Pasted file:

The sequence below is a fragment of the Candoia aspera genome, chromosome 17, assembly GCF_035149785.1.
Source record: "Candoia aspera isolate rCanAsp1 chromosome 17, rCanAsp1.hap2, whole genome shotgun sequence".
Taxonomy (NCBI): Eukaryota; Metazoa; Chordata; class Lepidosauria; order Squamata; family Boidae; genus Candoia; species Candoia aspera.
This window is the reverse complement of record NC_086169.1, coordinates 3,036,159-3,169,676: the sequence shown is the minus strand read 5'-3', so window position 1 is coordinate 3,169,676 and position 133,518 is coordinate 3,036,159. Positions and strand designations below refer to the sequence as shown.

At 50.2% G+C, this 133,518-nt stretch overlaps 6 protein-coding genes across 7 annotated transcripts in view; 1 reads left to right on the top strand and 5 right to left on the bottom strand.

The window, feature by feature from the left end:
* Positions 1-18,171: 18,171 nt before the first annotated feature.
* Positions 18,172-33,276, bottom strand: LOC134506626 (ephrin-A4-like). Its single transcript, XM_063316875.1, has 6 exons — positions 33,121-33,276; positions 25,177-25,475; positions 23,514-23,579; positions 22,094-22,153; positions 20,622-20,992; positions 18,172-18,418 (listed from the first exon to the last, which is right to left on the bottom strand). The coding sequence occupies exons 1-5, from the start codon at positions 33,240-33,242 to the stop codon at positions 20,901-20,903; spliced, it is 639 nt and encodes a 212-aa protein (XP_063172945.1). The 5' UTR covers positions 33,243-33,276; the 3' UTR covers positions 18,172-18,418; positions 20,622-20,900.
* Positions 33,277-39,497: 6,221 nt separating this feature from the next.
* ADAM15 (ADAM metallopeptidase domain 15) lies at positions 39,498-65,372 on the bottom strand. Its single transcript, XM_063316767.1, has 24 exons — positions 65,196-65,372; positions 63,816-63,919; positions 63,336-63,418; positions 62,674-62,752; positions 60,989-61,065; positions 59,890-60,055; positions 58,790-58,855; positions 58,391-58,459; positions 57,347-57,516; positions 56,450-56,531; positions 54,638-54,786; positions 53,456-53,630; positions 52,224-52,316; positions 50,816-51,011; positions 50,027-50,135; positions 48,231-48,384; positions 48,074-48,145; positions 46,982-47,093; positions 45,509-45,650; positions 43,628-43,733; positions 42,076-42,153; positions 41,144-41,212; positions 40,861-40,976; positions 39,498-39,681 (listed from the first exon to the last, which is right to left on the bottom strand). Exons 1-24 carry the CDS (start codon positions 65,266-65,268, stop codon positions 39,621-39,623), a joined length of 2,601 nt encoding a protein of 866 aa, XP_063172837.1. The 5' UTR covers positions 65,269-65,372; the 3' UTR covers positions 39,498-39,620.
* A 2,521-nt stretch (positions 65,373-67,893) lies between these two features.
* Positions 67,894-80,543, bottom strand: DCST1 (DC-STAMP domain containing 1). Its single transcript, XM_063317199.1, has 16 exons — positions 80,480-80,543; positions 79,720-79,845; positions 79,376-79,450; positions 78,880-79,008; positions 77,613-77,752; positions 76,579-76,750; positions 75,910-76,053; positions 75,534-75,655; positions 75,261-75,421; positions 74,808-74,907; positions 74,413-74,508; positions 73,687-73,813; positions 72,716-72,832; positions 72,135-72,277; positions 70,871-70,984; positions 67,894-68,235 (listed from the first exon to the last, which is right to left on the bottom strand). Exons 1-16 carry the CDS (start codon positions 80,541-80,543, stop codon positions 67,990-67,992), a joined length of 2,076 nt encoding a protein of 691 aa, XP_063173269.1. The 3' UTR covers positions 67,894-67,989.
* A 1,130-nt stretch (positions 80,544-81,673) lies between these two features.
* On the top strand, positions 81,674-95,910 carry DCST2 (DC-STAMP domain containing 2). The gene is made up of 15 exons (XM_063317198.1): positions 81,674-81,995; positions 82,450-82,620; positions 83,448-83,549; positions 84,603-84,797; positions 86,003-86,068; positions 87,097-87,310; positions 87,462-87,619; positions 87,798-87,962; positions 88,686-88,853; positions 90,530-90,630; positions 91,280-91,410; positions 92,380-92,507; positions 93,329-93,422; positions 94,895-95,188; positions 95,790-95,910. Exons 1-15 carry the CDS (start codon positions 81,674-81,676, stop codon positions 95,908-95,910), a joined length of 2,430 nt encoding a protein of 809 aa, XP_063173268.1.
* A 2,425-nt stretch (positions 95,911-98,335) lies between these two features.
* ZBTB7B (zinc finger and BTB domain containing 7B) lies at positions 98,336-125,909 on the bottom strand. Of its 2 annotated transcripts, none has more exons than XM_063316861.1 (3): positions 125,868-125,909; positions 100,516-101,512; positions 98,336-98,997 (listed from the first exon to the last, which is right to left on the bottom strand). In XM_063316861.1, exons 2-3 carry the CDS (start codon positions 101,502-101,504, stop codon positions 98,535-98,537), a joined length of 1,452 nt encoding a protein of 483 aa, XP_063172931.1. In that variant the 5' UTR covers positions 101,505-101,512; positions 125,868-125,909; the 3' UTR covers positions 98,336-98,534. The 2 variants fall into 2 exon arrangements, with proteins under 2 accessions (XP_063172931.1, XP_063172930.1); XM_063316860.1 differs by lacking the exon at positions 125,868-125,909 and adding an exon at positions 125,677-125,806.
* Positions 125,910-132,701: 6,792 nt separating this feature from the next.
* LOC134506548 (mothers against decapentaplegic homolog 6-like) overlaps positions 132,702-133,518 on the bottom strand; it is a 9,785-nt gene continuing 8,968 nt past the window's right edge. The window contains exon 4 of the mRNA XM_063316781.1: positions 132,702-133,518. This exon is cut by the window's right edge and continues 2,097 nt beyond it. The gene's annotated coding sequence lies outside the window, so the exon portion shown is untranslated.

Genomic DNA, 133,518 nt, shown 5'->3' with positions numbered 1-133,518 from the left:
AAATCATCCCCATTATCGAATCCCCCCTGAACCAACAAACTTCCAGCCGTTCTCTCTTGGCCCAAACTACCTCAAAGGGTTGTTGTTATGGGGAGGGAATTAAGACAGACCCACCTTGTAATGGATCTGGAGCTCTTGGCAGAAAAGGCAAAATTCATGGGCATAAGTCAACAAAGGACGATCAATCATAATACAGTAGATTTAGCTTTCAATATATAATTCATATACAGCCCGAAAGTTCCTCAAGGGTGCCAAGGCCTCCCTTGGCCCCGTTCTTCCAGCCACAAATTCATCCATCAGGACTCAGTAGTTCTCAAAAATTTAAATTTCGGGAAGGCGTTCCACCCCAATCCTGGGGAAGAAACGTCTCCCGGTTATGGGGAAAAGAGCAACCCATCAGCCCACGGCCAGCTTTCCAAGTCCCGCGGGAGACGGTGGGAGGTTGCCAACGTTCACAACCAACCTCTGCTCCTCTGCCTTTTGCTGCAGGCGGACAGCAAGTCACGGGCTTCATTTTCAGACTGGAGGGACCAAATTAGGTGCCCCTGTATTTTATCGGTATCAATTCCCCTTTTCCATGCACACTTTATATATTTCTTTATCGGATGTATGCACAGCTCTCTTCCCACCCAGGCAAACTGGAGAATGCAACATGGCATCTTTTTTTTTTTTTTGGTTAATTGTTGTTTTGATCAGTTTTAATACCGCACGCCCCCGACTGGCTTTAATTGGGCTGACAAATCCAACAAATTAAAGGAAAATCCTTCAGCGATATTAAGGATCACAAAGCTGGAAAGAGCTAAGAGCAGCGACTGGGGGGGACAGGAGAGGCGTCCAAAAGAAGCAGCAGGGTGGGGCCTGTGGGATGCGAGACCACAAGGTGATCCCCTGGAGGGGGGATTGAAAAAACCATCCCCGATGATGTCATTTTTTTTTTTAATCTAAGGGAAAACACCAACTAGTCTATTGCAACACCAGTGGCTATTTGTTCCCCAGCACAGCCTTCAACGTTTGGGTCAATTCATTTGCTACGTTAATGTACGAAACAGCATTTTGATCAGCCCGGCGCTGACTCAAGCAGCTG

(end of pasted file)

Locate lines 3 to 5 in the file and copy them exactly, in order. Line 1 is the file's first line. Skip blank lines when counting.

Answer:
Taxonomy (NCBI): Eukaryota; Metazoa; Chordata; class Lepidosauria; order Squamata; family Boidae; genus Candoia; species Candoia aspera.
This window is the reverse complement of record NC_086169.1, coordinates 3,036,159-3,169,676: the sequence shown is the minus strand read 5'-3', so window position 1 is coordinate 3,169,676 and position 133,518 is coordinate 3,036,159. Positions and strand designations below refer to the sequence as shown.

At 50.2% G+C, this 133,518-nt stretch overlaps 6 protein-coding genes across 7 annotated transcripts in view; 1 reads left to right on the top strand and 5 right to left on the bottom strand.